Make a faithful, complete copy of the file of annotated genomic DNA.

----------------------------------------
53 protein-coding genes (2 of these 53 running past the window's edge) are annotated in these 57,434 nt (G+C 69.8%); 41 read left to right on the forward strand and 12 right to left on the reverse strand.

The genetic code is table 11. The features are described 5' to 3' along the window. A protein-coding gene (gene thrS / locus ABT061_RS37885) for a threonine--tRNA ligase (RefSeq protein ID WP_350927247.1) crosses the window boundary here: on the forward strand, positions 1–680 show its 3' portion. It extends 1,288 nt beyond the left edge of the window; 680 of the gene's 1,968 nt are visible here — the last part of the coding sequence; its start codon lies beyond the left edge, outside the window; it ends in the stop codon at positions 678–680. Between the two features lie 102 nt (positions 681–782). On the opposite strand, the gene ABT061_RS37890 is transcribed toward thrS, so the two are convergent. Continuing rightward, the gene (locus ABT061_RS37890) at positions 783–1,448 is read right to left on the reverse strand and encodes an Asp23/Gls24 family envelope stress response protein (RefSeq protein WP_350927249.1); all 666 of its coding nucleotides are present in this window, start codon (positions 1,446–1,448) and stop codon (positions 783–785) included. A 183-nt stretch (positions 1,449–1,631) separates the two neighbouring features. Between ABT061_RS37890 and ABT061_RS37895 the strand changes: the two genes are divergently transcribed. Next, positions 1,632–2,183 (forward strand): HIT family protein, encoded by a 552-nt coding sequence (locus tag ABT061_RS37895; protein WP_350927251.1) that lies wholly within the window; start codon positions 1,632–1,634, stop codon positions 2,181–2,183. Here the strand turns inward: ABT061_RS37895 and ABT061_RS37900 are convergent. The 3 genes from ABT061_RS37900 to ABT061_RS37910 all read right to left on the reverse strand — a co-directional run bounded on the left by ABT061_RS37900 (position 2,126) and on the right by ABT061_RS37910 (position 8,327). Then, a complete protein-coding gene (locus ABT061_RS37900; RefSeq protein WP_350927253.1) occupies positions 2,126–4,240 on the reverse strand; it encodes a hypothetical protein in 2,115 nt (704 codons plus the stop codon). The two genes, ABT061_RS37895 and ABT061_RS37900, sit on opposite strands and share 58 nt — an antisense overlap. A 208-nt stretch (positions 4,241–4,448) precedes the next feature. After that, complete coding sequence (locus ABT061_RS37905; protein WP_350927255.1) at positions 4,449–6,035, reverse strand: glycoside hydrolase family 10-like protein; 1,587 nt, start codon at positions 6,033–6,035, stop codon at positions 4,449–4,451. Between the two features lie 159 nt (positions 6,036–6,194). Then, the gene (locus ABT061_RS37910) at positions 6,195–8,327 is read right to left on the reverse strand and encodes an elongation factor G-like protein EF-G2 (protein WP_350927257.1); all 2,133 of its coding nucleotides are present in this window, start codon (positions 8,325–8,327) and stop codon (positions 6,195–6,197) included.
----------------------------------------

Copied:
53 protein-coding genes (2 of these 53 running past the window's edge) are annotated in these 57,434 nt (G+C 69.8%); 41 read left to right on the forward strand and 12 right to left on the reverse strand.

The genetic code is table 11. The features are described 5' to 3' along the window. A protein-coding gene (gene thrS / locus ABT061_RS37885) for a threonine--tRNA ligase (RefSeq protein ID WP_350927247.1) crosses the window boundary here: on the forward strand, positions 1–680 show its 3' portion. It extends 1,288 nt beyond the left edge of the window; 680 of the gene's 1,968 nt are visible here — the last part of the coding sequence; its start codon lies beyond the left edge, outside the window; it ends in the stop codon at positions 678–680. Between the two features lie 102 nt (positions 681–782). On the opposite strand, the gene ABT061_RS37890 is transcribed toward thrS, so the two are convergent. Continuing rightward, the gene (locus ABT061_RS37890) at positions 783–1,448 is read right to left on the reverse strand and encodes an Asp23/Gls24 family envelope stress response protein (RefSeq protein WP_350927249.1); all 666 of its coding nucleotides are present in this window, start codon (positions 1,446–1,448) and stop codon (positions 783–785) included. A 183-nt stretch (positions 1,449–1,631) separates the two neighbouring features. Between ABT061_RS37890 and ABT061_RS37895 the strand changes: the two genes are divergently transcribed. Next, positions 1,632–2,183 (forward strand): HIT family protein, encoded by a 552-nt coding sequence (locus tag ABT061_RS37895; protein WP_350927251.1) that lies wholly within the window; start codon positions 1,632–1,634, stop codon positions 2,181–2,183. Here the strand turns inward: ABT061_RS37895 and ABT061_RS37900 are convergent. The 3 genes from ABT061_RS37900 to ABT061_RS37910 all read right to left on the reverse strand — a co-directional run bounded on the left by ABT061_RS37900 (position 2,126) and on the right by ABT061_RS37910 (position 8,327). Then, a complete protein-coding gene (locus ABT061_RS37900; RefSeq protein WP_350927253.1) occupies positions 2,126–4,240 on the reverse strand; it encodes a hypothetical protein in 2,115 nt (704 codons plus the stop codon). The two genes, ABT061_RS37895 and ABT061_RS37900, sit on opposite strands and share 58 nt — an antisense overlap. A 208-nt stretch (positions 4,241–4,448) precedes the next feature. After that, complete coding sequence (locus ABT061_RS37905; protein WP_350927255.1) at positions 4,449–6,035, reverse strand: glycoside hydrolase family 10-like protein; 1,587 nt, start codon at positions 6,033–6,035, stop codon at positions 4,449–4,451. Between the two features lie 159 nt (positions 6,036–6,194). Then, the gene (locus ABT061_RS37910) at positions 6,195–8,327 is read right to left on the reverse strand and encodes an elongation factor G-like protein EF-G2 (protein WP_350927257.1); all 2,133 of its coding nucleotides are present in this window, start codon (positions 8,325–8,327) and stop codon (positions 6,195–6,197) included.